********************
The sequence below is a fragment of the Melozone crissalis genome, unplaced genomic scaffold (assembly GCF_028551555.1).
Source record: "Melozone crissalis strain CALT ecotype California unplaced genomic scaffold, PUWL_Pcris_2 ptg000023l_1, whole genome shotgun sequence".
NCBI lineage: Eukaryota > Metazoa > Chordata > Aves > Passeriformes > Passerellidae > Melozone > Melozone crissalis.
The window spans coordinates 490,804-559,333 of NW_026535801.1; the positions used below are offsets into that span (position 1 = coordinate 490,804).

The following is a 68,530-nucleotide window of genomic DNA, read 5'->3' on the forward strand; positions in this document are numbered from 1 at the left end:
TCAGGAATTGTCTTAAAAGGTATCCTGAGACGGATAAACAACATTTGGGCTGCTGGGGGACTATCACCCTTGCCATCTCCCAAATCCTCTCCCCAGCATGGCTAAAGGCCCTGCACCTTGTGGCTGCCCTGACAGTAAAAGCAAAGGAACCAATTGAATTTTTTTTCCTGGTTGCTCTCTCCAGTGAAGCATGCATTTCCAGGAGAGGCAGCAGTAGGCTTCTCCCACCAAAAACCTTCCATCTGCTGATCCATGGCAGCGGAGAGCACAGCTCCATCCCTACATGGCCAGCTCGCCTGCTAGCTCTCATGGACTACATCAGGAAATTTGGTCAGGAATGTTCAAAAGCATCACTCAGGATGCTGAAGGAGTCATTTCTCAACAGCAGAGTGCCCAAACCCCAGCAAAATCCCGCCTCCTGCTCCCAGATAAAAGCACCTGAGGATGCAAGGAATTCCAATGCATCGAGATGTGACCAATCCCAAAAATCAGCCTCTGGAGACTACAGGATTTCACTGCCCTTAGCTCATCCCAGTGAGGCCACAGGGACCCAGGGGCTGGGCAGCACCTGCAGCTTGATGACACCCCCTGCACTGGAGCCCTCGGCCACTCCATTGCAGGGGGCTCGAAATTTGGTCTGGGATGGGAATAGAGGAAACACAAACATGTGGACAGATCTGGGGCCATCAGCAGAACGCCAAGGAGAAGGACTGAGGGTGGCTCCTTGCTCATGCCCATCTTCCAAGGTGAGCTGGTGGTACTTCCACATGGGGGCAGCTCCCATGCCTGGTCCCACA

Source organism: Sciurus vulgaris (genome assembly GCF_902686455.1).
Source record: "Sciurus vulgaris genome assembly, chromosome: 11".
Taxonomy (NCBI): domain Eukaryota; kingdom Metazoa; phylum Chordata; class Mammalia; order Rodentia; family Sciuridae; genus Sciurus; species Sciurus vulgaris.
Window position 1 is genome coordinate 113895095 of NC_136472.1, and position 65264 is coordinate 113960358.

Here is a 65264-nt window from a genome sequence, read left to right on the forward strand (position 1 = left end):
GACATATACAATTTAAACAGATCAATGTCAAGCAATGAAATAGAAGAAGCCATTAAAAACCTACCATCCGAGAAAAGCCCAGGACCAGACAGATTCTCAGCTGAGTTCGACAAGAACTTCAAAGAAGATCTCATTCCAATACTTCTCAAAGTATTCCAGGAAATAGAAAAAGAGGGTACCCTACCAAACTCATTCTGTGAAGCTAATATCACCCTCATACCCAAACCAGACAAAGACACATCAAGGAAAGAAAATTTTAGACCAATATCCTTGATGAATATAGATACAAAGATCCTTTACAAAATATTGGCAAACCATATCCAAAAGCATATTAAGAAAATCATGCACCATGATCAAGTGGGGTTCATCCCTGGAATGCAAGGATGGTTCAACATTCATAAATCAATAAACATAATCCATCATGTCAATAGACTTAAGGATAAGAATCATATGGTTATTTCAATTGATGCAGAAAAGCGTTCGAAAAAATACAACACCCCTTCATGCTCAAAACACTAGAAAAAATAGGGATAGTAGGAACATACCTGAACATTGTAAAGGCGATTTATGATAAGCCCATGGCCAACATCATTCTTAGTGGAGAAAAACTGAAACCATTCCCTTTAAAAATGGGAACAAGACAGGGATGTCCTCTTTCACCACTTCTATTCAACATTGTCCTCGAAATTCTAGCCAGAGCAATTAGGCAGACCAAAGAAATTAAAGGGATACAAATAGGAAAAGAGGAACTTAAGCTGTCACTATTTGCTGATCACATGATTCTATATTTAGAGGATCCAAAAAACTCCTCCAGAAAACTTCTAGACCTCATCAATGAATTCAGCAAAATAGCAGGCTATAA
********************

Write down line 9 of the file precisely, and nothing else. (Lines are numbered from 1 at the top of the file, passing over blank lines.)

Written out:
Taxonomy (NCBI): domain Eukaryota; kingdom Metazoa; phylum Chordata; class Mammalia; order Rodentia; family Sciuridae; genus Sciurus; species Sciurus vulgaris.